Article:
It seems the groundhog saw his shadow, so we’re in store for another six weeks of winter. Who knows if that’s how things are going to turn out, but recent cold and snow are not indications of spring. Thus, ice fishing is going to be around for a while.
Dillon Reservoir continues to produce a few, albeit badly deteriorated, kokanee at the Snake River arm. For fish in better shape, work shoreline areas in 10 to 30 feet of water. Most bait has a shot at working, but ice jigs tipped with a wax worm or similar offering are a better bet. Just remember actively fishing (moving the rod now and again) typically gets more action than a dead stick.
Downstream, Green Mountain Reservoir is sporting more than a foot of snow, resulting in a slush layer on top of the 18-plus inches of ice. Lake trout have been relatively active in the morning. Smaller lures in the 2- to 3-inch range with a bit of sucker meat will produce. Earthworms are also a good option to tip jigs with. Working one rod with a jig and the second with a spoon often produces more fish; the spoons bring them in, and the jigs get the bites.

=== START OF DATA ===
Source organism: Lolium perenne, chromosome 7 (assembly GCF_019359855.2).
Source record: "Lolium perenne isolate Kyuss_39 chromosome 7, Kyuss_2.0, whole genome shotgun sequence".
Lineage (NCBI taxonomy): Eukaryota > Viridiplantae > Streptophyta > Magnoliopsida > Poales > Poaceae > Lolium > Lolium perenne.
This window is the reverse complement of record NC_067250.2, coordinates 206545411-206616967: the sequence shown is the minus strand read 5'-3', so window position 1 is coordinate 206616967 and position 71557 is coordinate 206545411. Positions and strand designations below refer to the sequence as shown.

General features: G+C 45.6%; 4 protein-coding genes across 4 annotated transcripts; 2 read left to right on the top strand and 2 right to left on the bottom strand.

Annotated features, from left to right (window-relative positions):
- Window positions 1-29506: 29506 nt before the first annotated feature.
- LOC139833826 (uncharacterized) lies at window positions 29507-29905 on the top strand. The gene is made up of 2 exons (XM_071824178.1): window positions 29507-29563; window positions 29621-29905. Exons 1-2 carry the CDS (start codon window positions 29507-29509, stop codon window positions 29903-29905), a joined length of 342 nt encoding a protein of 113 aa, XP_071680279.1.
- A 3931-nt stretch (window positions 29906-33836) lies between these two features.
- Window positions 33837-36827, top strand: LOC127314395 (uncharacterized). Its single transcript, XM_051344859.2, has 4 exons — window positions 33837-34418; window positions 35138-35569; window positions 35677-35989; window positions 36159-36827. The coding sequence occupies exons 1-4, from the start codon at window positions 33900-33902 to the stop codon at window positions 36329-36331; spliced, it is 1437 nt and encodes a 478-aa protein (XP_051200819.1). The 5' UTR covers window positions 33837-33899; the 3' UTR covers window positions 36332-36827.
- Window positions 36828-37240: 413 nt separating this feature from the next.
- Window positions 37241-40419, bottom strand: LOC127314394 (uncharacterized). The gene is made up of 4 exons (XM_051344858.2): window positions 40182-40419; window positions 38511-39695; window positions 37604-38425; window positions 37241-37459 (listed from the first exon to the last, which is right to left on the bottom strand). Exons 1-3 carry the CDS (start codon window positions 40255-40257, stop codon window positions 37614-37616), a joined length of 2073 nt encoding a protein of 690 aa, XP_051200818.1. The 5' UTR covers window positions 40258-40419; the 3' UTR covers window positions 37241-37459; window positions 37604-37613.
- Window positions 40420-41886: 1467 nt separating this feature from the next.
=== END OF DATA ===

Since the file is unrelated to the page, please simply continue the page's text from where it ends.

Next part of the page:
South Park waters remain popular, and of the group, Tarryall is having some of the better action, mostly smallish rainbows. The nice thing about this reservoir is it’s seeing a lot less pressure than Elevenmile or Antero reservoirs. Of those two, Antero has the better reports. Best action is the morning bite, likely due to the lower traffic. One technique being used was colored jig heads tipped with sucker meat.
Granby Lake, with a good foot of snow on the ice, has been giving ATVs fits, as it has produced a slush layer. Getting stuck is a real possibility. If that’s your vehicle of choice, take chains and travel in pairs. Snowmobiles are a better option. Fishing has been fair for lake trout, mostly from those fishing deep water down to 100 feet. Don’t hesitate to fish shallow, especially with small jigs for rainbows.
Mount Elbert Forebay has been seeing ice anglers as the pump station is being repaired. It’s had good action for trout and macs on sucker-tipped jigs close to shore.
The river shouldn’t be totally ignored, especially the tailwaters. The Dream Stream, Blue River below both Dillon and Green Mountain and the Frying Pan are all offering decent winter fly-fishing with midges and Mysis. Downriver, the Roaring Fork and Colorado rivers are flowing slush early in the day, but on those warm afternoons (above freezing), the slush often clears and offers a few hours to fish.
Dave Coulson is the Colorado state editor for www.fishexplorer.com. He contributes a weekly fishing report to the Summit Daily News.